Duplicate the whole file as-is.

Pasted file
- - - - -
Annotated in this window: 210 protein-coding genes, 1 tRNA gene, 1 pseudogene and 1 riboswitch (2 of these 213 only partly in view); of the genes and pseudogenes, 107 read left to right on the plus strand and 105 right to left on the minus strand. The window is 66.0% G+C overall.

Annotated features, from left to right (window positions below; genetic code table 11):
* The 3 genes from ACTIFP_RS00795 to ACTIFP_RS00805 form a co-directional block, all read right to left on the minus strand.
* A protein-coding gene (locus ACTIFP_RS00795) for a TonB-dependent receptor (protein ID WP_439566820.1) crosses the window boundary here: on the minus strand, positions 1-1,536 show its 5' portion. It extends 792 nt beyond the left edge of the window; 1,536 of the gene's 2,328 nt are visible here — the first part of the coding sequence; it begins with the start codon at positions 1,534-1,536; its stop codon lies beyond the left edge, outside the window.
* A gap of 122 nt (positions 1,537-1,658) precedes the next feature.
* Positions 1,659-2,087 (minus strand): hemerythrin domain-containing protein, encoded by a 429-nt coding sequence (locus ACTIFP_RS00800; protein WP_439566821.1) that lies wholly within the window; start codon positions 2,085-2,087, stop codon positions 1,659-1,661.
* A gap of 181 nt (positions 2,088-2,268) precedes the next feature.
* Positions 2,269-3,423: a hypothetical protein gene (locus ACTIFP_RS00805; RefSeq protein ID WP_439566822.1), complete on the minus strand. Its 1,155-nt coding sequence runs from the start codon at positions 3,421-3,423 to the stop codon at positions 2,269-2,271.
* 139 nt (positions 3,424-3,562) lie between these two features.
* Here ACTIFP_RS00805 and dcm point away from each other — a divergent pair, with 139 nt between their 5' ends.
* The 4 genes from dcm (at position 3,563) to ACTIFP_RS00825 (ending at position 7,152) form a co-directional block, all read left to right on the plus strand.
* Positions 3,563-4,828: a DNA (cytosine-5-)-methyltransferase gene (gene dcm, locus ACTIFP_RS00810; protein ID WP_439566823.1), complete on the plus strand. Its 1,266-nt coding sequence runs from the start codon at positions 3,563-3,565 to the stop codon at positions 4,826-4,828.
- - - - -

Annotated in this window: 210 protein-coding genes, 1 tRNA gene, 1 pseudogene and 1 riboswitch (2 of these 213 only partly in view); of the genes and pseudogenes, 107 read left to right on the plus strand and 105 right to left on the minus strand. The window is 66.0% G+C overall.

Annotated features, from left to right (window positions below; genetic code table 11):
* The 3 genes from ACTIFP_RS00795 to ACTIFP_RS00805 form a co-directional block, all read right to left on the minus strand.
* A protein-coding gene (locus ACTIFP_RS00795) for a TonB-dependent receptor (protein ID WP_439566820.1) crosses the window boundary here: on the minus strand, positions 1-1,536 show its 5' portion. It extends 792 nt beyond the left edge of the window; 1,536 of the gene's 2,328 nt are visible here — the first part of the coding sequence; it begins with the start codon at positions 1,534-1,536; its stop codon lies beyond the left edge, outside the window.
* A gap of 122 nt (positions 1,537-1,658) precedes the next feature.
* Positions 1,659-2,087 (minus strand): hemerythrin domain-containing protein, encoded by a 429-nt coding sequence (locus ACTIFP_RS00800; protein WP_439566821.1) that lies wholly within the window; start codon positions 2,085-2,087, stop codon positions 1,659-1,661.
* A gap of 181 nt (positions 2,088-2,268) precedes the next feature.
* Positions 2,269-3,423: a hypothetical protein gene (locus ACTIFP_RS00805; RefSeq protein ID WP_439566822.1), complete on the minus strand. Its 1,155-nt coding sequence runs from the start codon at positions 3,421-3,423 to the stop codon at positions 2,269-2,271.
* 139 nt (positions 3,424-3,562) lie between these two features.
* Here ACTIFP_RS00805 and dcm point away from each other — a divergent pair, with 139 nt between their 5' ends.
* The 4 genes from dcm (at position 3,563) to ACTIFP_RS00825 (ending at position 7,152) form a co-directional block, all read left to right on the plus strand.
* Positions 3,563-4,828: a DNA (cytosine-5-)-methyltransferase gene (gene dcm, locus ACTIFP_RS00810; protein ID WP_439566823.1), complete on the plus strand. Its 1,266-nt coding sequence runs from the start codon at positions 3,563-3,565 to the stop codon at positions 4,826-4,828.